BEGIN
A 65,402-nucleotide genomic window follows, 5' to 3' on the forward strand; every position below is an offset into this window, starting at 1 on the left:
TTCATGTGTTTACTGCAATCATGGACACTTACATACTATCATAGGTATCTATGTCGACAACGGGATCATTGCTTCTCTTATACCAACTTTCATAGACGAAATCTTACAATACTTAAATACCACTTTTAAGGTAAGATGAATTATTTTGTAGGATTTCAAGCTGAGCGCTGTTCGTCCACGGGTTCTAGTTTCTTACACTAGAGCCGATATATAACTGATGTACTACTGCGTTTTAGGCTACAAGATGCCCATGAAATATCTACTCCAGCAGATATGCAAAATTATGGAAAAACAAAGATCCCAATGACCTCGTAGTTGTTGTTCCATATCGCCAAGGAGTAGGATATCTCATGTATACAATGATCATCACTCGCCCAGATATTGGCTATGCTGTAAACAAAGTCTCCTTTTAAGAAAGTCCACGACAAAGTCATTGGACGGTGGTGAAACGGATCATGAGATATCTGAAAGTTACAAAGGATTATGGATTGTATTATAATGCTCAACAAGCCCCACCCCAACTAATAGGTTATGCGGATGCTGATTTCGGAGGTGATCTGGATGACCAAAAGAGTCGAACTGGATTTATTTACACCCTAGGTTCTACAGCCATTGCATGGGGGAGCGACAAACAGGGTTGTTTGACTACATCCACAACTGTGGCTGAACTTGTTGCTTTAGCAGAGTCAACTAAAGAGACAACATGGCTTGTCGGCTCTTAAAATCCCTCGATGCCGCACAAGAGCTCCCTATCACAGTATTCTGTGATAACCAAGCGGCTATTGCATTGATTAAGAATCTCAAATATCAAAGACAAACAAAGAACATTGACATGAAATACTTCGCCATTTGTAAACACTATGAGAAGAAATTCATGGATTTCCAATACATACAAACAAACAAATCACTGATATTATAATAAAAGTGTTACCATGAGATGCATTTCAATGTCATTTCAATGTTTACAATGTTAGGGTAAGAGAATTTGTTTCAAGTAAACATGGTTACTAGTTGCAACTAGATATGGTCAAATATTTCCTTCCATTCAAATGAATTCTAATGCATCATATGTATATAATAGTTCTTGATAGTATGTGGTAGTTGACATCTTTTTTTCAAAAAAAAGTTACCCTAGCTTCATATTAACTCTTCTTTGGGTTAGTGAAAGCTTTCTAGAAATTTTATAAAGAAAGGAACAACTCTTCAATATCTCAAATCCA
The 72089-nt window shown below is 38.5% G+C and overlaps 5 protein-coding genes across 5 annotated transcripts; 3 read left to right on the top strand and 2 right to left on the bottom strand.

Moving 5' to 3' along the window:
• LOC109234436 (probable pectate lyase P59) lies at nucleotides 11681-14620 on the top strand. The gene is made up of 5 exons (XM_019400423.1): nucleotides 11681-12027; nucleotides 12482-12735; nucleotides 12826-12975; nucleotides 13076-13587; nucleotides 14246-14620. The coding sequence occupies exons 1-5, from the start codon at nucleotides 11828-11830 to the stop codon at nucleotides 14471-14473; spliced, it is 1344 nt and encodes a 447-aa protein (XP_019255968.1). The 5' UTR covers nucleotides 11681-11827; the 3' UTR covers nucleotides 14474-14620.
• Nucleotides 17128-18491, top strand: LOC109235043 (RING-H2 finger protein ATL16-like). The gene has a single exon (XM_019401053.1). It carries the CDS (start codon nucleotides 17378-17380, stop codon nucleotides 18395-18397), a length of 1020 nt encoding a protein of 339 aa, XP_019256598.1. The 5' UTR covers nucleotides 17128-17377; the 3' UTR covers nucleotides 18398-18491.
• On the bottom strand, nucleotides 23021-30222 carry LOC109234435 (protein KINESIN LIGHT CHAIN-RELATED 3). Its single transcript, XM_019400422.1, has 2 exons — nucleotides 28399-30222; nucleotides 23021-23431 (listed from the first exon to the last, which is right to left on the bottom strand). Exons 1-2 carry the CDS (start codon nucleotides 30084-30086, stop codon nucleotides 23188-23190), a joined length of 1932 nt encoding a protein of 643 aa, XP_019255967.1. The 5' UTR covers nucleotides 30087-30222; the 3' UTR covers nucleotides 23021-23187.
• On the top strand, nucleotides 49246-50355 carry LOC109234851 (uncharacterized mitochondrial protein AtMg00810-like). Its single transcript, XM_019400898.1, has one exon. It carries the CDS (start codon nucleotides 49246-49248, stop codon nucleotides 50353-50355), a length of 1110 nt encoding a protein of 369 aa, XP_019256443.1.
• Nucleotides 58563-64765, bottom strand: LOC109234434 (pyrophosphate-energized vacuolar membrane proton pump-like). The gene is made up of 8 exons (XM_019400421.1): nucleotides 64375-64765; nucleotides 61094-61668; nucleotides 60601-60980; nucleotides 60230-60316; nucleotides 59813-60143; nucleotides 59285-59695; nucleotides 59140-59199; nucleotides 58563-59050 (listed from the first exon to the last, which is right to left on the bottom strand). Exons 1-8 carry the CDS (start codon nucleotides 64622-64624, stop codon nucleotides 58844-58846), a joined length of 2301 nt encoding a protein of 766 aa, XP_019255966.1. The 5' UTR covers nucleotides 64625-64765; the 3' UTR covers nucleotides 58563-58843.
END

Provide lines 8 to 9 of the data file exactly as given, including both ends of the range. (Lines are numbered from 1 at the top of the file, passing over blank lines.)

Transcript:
• On the top strand, nucleotides 49246-50355 carry LOC109234851 (uncharacterized mitochondrial protein AtMg00810-like). Its single transcript, XM_019400898.1, has one exon. It carries the CDS (start codon nucleotides 49246-49248, stop codon nucleotides 50353-50355), a length of 1110 nt encoding a protein of 369 aa, XP_019256443.1.
• Nucleotides 58563-64765, bottom strand: LOC109234434 (pyrophosphate-energized vacuolar membrane proton pump-like). The gene is made up of 8 exons (XM_019400421.1): nucleotides 64375-64765; nucleotides 61094-61668; nucleotides 60601-60980; nucleotides 60230-60316; nucleotides 59813-60143; nucleotides 59285-59695; nucleotides 59140-59199; nucleotides 58563-59050 (listed from the first exon to the last, which is right to left on the bottom strand). Exons 1-8 carry the CDS (start codon nucleotides 64622-64624, stop codon nucleotides 58844-58846), a joined length of 2301 nt encoding a protein of 766 aa, XP_019255966.1. The 5' UTR covers nucleotides 64625-64765; the 3' UTR covers nucleotides 58563-58843.